Seems like its time to add another update about what I have been doing.
Intellectually I have been delving into the past. I have taken up reading the Huangdi Neijing, the Yellow Emperor’s Classic of Internal Medicine that Chinese medicine sprang from and am getting along with it quite well. To break up the intensity I have also been reading the book of Chuang Tzu that contains often humorous tales regarding the philosophy of Taoism from where the natural philosophy of Chinese medicine has its origins.
On the material level I have been modernising a lot of my traditional equipment. First I acquired a cupping set with a trigger activated vacuum pump instead of the old fashioned fire method and more recently a TDP infrared lamp for heat therapy without the smoke and smell of moxa. With the cold suddenly setting in and I personally not enjoying the smell and smoke that moxa generates I was beginning to feel its an entire arm of my treatment repertoire that was effectively missing. I could generate heat using tui na friction techniques but that can be quite tiring if I have to do it often and is not possible to do over needles. This way I can use heat, acupuncture and electrotherapy all at the same time and am certainly finding that it feels like a more intense treatment when I do.
Modern alternatives to traditional therapies got me wondering what the future of acupuncture could be like. We already have a number of devices that can serve as an alternative to needles such as lasers and ultrasound devices and I have seen diagnostics carried out with infrared cameras to detect hot or cold spots, “point finders” that detect changes in electrical resistance and similar gadgetry. Maybe some day they will be able to make needles with a camera in the tip so that we can see exactly what we are doing instead of relying on our sense of touch and the patient’s response to inform us. If that happened we would only be missing a few customisable tips for specific tasks and our profession would start to tread a very thin line towards microsurgery!
Traditionally acupuncture has always straddled that line, being more invasive than massage but not as much as open surgery so it would not be at all out of line with its historical position. There is even a precedent for specialised needle designs with the Ling Shu, one of the earliest texts mentioning acupuncture, referring to the nine types of acupuncture needle, each for a particular task. The capacity to make modern tools the size of acupuncture needles exists already but they are too expensive to come in disposable packs like acupuncture needles and so remain the preserve of surgeons but who knows what the future may hold.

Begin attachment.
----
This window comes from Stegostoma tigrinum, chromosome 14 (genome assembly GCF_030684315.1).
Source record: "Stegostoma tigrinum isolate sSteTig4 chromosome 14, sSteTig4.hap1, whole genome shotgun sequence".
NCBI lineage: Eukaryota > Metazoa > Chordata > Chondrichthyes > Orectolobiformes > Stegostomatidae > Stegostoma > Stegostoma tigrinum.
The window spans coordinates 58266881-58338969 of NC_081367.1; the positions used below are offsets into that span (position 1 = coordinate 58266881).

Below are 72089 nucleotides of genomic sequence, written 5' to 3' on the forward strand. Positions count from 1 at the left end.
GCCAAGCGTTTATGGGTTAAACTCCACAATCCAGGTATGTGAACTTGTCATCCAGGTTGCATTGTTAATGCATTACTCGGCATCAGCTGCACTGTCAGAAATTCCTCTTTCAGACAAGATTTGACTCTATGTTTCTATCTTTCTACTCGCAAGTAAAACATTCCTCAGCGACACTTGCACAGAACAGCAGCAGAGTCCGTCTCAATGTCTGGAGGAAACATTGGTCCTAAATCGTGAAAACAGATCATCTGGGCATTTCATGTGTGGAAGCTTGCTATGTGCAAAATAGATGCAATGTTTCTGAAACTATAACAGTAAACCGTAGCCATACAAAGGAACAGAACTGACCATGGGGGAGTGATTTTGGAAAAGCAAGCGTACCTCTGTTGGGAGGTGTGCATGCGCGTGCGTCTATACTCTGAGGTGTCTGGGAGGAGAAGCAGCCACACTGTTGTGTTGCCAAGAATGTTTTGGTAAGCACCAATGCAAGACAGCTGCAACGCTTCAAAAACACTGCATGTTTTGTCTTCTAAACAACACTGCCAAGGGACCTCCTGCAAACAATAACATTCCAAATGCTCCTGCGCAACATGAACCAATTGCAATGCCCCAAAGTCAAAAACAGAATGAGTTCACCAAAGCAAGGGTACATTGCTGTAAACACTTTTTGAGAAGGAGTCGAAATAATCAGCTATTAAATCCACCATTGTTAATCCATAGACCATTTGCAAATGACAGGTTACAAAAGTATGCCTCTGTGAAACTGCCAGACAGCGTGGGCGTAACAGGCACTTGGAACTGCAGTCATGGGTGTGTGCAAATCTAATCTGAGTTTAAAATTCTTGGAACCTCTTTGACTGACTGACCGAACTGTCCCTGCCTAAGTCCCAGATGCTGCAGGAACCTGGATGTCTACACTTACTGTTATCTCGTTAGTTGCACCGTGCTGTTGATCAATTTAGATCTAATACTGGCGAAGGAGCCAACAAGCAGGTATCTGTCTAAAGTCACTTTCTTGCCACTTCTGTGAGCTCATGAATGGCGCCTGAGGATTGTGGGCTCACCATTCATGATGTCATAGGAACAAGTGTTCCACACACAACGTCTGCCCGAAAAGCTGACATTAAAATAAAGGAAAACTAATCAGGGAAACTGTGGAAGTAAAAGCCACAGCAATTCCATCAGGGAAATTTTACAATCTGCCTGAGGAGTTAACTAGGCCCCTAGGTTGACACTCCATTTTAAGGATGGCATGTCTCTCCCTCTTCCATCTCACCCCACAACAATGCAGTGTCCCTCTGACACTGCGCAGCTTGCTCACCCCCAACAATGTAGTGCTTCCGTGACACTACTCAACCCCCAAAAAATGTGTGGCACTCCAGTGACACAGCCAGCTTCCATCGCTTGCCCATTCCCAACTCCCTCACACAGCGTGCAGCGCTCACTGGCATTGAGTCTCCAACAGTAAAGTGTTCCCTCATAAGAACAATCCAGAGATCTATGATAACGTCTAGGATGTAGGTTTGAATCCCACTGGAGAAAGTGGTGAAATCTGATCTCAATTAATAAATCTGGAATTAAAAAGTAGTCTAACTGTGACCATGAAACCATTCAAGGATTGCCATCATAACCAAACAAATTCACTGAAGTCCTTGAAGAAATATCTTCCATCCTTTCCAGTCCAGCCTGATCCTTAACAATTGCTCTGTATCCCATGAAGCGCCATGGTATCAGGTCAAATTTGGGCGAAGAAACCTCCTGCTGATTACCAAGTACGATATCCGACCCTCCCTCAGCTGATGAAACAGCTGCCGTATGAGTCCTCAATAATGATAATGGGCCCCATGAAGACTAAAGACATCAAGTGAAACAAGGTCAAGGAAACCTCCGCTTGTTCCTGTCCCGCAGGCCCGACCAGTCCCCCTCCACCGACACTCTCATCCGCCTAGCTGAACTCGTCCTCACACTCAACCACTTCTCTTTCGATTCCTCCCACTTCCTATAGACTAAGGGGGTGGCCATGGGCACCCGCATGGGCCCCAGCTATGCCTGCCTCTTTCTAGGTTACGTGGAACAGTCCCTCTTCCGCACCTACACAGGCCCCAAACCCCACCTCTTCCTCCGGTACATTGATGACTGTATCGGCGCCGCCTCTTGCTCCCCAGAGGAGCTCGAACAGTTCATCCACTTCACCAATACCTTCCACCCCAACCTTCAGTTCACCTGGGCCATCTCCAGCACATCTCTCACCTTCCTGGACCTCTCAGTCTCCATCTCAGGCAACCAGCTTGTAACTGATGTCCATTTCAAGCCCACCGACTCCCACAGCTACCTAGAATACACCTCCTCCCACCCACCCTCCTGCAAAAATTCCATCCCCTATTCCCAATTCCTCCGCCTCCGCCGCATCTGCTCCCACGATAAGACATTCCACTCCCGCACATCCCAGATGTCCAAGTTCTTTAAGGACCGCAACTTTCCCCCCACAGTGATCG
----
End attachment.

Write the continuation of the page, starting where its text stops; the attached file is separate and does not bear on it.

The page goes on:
On a business level I was considering writing to local businesses to see if I could come in and do some treatments to maintain their employees health when in a classic case of synchronicity I received a call from a company that were trying to promote positive health initiatives amongst their staff and were looking for an acupuncturist to come in and give sample treatments. Currently I have two days scheduled at the end of September but I am hoping the event will prove to be a success and some of the participants will request me to come in again in which case I can set up a regular day or half day when I can be available for anyone that needs me or to give continuous treatments to people who find it helps. I have mentioned before that it seems likely that the future of acupuncture will be in working with businesses and this is my opportunity to be involved in that process.
All of this reminds me of why I went to study acupuncture specifically. It is such a unique discipline involving a wide spectrum of skills from understanding modern anatomy, reading medical research and keeping up to date on current techniques in physical therapies, to studying the history and philosophy of the traditions where acupuncture derives from that helps to shape the style of practice, provide practical tips and fill in the gaps in understanding that science is still debating, all the while trying to look to where a future in this practice may be. This combination of disciplines has made me certain that it should be a specialist subject since my days learning about it in anthropology classes. Fortunately all of these are areas where my interests lie making it the ideal career choice for me.